Patients are also reluctant to discuss the end of their life. Commonly cited barriers include not knowing which physician they should speak to about their wishes, not knowing the extent of their own wishes, as well as wanting to focus on curative treatments instead of thinking about COPD as a life-limiting illness. In a qualitative study of patients with COPD, many were quoted saying “I would rather concentrate on staying alive than talk about death”.39 In review of the Phase II intervention of the SUPPORT trial, only 23% of patients had discussed their wishes regarding CPR before hospitalization. Among patients who had not discussed their preferences, only 42% were interested in doing so leaving a majority of patients, approximately 58%, uninterested in having a conversation regarding CPR preferences. Interestingly, however, 87% of patients who had not and did not want to discuss their preferences wanted to avoid prolonged mechanical ventilation and 25% wanted to avoid resuscitation completely. Additionally, 80% of patients who did not want to discuss their end-of-life wishes also had not completed advanced directives.43 Although patients may not initially be interested in discussing advanced directives with their physicians, this study suggests that many patients still have unexpressed wishes that may not be respected if the conversation is not broached delicately.9,43
Despite the many barriers to communication from both the physician and patient perspective, patients express the desire to have emotional support and discuss end-of-life care with their physicians.44 In particular COPD patients report particular deficits in discussing prognosis as well as the dying process with their physicians.37
There is great variability in access to palliative care worldwide. The UK for instance, the founder of the Hospice movement, is rather progressive with one of the highest services to population ratios of 15 services (defined as hospital units, palliative care teams, home care teams etc) per million inhabitants.45 In other parts of the world, however, such as Sub-Saharan Africa, palliative care is thought to be a luxury and not a basic right of an individual and there are no national palliative care services available.46 Even in areas of the world that have well-defined palliative care resources, many are limited to individuals in the terminal phase of illness or limited to particular diagnoses such as cancer,47 making a proactive palliative care approach in a chronic medical condition like COPD challenging. In the USA, current reimbursement structures are set up to fund curative treatment or terminal illness. There are not, however, consistent systems in place to reimburse providers for palliative treatment throughout the course of a patient’s illness or to support the holistic and psychosocial aspects of a patient’s care. Consequently, even if patients and physicians are discussing symptom management, improved home recourses, support for primary caregiver, and long-term care planning, they are often unable to be reimbursed for these extensive recourses and thus are unable to address these unmet needs.48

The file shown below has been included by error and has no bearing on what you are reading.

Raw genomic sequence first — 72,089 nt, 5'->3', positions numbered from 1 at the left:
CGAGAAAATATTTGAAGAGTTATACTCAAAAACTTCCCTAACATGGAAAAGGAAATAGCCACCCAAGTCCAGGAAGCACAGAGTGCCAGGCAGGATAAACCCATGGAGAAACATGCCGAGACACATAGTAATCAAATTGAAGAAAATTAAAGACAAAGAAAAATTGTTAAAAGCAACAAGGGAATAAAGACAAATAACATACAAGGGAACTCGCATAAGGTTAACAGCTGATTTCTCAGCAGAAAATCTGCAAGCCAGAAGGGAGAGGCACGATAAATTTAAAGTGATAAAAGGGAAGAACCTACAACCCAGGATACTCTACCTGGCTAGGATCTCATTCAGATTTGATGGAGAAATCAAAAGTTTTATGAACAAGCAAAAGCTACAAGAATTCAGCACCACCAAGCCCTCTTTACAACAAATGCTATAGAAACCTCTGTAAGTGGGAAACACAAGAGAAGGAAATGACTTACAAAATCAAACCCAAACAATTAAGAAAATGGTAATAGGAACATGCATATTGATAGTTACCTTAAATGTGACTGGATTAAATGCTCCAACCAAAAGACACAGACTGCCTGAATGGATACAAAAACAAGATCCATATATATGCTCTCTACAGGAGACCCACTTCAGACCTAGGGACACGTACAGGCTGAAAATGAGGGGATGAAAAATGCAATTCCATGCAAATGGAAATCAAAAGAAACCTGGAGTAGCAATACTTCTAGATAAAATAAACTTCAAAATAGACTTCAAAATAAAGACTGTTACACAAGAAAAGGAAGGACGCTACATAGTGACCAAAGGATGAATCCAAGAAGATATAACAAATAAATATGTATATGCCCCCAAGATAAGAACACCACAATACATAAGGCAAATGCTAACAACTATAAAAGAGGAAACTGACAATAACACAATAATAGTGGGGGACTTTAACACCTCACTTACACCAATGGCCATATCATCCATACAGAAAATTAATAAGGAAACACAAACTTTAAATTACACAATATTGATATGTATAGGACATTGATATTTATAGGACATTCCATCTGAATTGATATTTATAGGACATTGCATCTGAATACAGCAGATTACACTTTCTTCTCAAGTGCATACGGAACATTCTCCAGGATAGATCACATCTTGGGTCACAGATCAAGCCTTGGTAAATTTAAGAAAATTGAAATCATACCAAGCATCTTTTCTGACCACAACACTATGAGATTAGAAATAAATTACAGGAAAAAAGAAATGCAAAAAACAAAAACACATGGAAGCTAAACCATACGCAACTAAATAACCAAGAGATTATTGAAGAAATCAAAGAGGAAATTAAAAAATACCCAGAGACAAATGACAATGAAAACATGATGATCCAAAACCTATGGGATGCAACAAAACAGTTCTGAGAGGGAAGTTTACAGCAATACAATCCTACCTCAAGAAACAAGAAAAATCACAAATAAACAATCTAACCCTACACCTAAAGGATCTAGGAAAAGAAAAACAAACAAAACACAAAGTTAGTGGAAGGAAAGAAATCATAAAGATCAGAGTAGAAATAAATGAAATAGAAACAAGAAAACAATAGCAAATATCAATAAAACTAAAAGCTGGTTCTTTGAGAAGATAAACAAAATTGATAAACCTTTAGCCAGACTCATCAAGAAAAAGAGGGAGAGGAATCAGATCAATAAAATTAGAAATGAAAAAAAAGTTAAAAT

Palliative care and COPD
Identifying patients appropriate for referral to palliative care: the surprise question
Prognostication of the exact time of death will always be difficult for the clinician and the patient with COPD. When palliative care is included not only during the terminal phase of illness but also during the last few stages of disease, the difficulties of prognostication are often alleviated. One proposed method for identifying patients appropriate for proactive palliative care is the use of “the surprise question”. This method, encourages physicians to ask “would I be surprised if my patient were to die in the next 12 months?”49 If the answer is no, proactive palliative care should be considered.49,50 The “surprise question” has been adopted by the UK national policies to be used as a supplementary screening tool for primary care physicians to identify patients who would benefit from early palliative care.51 It has also been studied in other diseases including end-stage renal disease and has been shown to aid in the prediction of short-term mortality risk in hemodialysis patients.52
Twelve-month predictors of mortality
Many studies have looked into predictors of 12-month mortality as well as predictors of mortality post-hospitalization for an acute exacerbation of COPD. Consistently authors report that patients with advanced age, cardiac comorbidity, low forced expiratory volume in 1 second, low body mass index, poor functional status, and poor HRQoL were at increased risk of dying within the following year.35,53–56 Although each individual’s mortality will vary, Table 1 identifies flags to recognize patients that would benefit from proactive supportive palliative care interventions.